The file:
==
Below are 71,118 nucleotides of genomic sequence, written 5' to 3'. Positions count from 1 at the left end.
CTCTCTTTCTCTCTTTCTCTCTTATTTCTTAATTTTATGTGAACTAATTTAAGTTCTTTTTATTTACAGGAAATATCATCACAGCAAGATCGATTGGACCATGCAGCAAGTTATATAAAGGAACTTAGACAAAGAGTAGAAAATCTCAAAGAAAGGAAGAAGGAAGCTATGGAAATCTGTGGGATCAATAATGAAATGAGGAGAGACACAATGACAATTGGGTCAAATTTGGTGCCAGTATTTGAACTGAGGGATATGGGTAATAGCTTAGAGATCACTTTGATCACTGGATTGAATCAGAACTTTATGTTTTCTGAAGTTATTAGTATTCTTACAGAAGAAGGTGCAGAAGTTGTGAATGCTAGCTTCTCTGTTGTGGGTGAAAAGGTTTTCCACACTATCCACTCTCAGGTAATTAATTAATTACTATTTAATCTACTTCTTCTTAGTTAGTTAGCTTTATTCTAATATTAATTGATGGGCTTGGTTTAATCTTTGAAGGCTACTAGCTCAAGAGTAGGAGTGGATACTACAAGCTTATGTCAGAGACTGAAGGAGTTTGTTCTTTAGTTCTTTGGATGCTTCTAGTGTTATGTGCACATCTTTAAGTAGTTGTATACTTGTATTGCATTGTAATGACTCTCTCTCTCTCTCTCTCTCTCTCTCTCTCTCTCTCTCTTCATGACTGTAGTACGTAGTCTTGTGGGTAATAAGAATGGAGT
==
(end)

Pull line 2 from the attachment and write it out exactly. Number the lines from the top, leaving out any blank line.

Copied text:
CTCTCTTTCTCTCTTTCTCTCTTATTTCTTAATTTTATGTGAACTAATTTAAGTTCTTTTTATTTACAGGAAATATCATCACAGCAAGATCGATTGGACCATGCAGCAAGTTATATAAAGGAACTTAGACAAAGAGTAGAAAATCTCAAAGAAAGGAAGAAGGAAGCTATGGAAATCTGTGGGATCAATAATGAAATGAGGAGAGACACAATGACAATTGGGTCAAATTTGGTGCCAGTATTTGAACTGAGGGATATGGGTAATAGCTTAGAGATCACTTTGATCACTGGATTGAATCAGAACTTTATGTTTTCTGAAGTTATTAGTATTCTTACAGAAGAAGGTGCAGAAGTTGTGAATGCTAGCTTCTCTGTTGTGGGTGAAAAGGTTTTCCACACTATCCACTCTCAGGTAATTAATTAATTACTATTTAATCTACTTCTTCTTAGTTAGTTAGCTTTATTCTAATATTAATTGATGGGCTTGGTTTAATCTTTGAAGGCTACTAGCTCAAGAGTAGGAGTGGATACTACAAGCTTATGTCAGAGACTGAAGGAGTTTGTTCTTTAGTTCTTTGGATGCTTCTAGTGTTATGTGCACATCTTTAAGTAGTTGTATACTTGTATTGCATTGTAATGACTCTCTCTCTCTCTCTCTCTCTCTCTCTCTCTCTCTCTCTTCATGACTGTAGTACGTAGTCTTGTGGGTAATAAGAATGGAGT